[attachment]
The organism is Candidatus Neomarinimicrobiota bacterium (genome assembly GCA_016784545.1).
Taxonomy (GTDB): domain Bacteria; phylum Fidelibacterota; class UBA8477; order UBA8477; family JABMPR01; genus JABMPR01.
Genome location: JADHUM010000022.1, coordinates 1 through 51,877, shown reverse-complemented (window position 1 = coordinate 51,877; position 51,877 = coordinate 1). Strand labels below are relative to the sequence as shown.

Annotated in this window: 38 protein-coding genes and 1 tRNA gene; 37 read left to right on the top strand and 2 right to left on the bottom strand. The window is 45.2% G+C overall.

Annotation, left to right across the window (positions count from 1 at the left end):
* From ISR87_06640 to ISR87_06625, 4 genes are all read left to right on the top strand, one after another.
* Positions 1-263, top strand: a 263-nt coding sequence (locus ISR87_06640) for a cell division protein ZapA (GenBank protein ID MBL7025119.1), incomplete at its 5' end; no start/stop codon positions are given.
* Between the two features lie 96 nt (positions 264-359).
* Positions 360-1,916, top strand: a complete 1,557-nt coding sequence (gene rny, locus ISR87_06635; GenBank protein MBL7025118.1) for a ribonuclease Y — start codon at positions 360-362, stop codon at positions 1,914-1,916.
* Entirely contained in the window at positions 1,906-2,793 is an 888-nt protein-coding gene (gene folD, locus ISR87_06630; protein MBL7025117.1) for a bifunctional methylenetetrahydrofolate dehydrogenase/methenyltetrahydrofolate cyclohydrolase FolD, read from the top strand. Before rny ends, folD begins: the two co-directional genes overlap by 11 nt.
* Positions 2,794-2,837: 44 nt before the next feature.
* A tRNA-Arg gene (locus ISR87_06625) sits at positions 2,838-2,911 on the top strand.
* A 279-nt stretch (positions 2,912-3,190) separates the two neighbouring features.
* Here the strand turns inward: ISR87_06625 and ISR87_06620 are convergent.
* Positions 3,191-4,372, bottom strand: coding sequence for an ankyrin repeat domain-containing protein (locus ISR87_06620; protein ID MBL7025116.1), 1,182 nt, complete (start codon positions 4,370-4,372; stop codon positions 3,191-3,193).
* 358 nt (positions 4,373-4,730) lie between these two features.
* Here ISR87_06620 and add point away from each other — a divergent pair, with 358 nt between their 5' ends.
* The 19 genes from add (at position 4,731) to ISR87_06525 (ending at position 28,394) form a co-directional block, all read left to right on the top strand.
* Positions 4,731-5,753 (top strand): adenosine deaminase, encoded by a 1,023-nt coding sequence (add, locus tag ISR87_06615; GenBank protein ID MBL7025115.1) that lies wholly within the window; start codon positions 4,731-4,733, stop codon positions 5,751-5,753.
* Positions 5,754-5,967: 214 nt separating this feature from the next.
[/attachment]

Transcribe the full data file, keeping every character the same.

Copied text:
The organism is Candidatus Neomarinimicrobiota bacterium (genome assembly GCA_016784545.1).
Taxonomy (GTDB): domain Bacteria; phylum Fidelibacterota; class UBA8477; order UBA8477; family JABMPR01; genus JABMPR01.
Genome location: JADHUM010000022.1, coordinates 1 through 51,877, shown reverse-complemented (window position 1 = coordinate 51,877; position 51,877 = coordinate 1). Strand labels below are relative to the sequence as shown.

Annotated in this window: 38 protein-coding genes and 1 tRNA gene; 37 read left to right on the top strand and 2 right to left on the bottom strand. The window is 45.2% G+C overall.

Annotation, left to right across the window (positions count from 1 at the left end):
* From ISR87_06640 to ISR87_06625, 4 genes are all read left to right on the top strand, one after another.
* Positions 1-263, top strand: a 263-nt coding sequence (locus ISR87_06640) for a cell division protein ZapA (GenBank protein ID MBL7025119.1), incomplete at its 5' end; no start/stop codon positions are given.
* Between the two features lie 96 nt (positions 264-359).
* Positions 360-1,916, top strand: a complete 1,557-nt coding sequence (gene rny, locus ISR87_06635; GenBank protein MBL7025118.1) for a ribonuclease Y — start codon at positions 360-362, stop codon at positions 1,914-1,916.
* Entirely contained in the window at positions 1,906-2,793 is an 888-nt protein-coding gene (gene folD, locus ISR87_06630; protein MBL7025117.1) for a bifunctional methylenetetrahydrofolate dehydrogenase/methenyltetrahydrofolate cyclohydrolase FolD, read from the top strand. Before rny ends, folD begins: the two co-directional genes overlap by 11 nt.
* Positions 2,794-2,837: 44 nt before the next feature.
* A tRNA-Arg gene (locus ISR87_06625) sits at positions 2,838-2,911 on the top strand.
* A 279-nt stretch (positions 2,912-3,190) separates the two neighbouring features.
* Here the strand turns inward: ISR87_06625 and ISR87_06620 are convergent.
* Positions 3,191-4,372, bottom strand: coding sequence for an ankyrin repeat domain-containing protein (locus ISR87_06620; protein ID MBL7025116.1), 1,182 nt, complete (start codon positions 4,370-4,372; stop codon positions 3,191-3,193).
* 358 nt (positions 4,373-4,730) lie between these two features.
* Here ISR87_06620 and add point away from each other — a divergent pair, with 358 nt between their 5' ends.
* The 19 genes from add (at position 4,731) to ISR87_06525 (ending at position 28,394) form a co-directional block, all read left to right on the top strand.
* Positions 4,731-5,753 (top strand): adenosine deaminase, encoded by a 1,023-nt coding sequence (add, locus tag ISR87_06615; GenBank protein ID MBL7025115.1) that lies wholly within the window; start codon positions 4,731-4,733, stop codon positions 5,751-5,753.
* Positions 5,754-5,967: 214 nt separating this feature from the next.